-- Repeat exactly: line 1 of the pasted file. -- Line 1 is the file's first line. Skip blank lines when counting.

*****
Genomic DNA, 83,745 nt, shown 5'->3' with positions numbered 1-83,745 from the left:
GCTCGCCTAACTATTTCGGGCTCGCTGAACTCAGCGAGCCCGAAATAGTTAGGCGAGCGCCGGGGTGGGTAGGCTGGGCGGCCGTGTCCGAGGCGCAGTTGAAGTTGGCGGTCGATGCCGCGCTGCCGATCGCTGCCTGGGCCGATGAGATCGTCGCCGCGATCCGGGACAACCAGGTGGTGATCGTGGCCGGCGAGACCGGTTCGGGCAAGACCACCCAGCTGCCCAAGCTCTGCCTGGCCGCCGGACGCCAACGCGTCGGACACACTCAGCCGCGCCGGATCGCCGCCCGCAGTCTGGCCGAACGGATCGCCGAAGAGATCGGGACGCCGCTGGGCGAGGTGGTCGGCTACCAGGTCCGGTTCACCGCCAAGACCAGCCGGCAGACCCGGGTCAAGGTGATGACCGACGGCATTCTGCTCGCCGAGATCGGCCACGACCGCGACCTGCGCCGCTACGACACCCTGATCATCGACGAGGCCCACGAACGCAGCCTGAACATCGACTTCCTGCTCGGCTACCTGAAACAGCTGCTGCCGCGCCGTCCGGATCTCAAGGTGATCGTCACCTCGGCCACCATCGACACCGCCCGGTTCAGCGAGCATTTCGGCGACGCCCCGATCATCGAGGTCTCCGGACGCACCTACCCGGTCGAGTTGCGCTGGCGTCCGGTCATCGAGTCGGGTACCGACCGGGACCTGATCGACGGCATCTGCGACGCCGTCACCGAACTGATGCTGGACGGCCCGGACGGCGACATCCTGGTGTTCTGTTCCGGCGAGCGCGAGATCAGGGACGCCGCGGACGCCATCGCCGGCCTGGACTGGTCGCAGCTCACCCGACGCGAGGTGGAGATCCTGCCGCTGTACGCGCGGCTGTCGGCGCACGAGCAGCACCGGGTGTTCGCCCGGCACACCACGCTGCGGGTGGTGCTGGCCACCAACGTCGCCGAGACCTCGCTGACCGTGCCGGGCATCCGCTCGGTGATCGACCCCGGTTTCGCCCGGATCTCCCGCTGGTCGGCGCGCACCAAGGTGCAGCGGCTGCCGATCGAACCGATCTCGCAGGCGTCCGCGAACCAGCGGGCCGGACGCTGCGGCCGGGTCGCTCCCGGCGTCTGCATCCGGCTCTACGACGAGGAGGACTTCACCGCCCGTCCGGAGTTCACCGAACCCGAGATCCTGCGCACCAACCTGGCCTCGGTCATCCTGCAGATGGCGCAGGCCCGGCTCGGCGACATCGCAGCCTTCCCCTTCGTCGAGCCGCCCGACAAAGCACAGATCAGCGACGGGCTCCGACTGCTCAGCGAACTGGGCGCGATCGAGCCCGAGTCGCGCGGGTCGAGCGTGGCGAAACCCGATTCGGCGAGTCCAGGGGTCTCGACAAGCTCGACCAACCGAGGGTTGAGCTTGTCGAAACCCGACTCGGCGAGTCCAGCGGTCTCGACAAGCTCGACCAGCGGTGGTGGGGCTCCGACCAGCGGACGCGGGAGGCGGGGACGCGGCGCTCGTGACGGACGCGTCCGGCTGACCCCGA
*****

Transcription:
Genomic DNA, 83,745 nt, shown 5'->3' with positions numbered 1-83,745 from the left: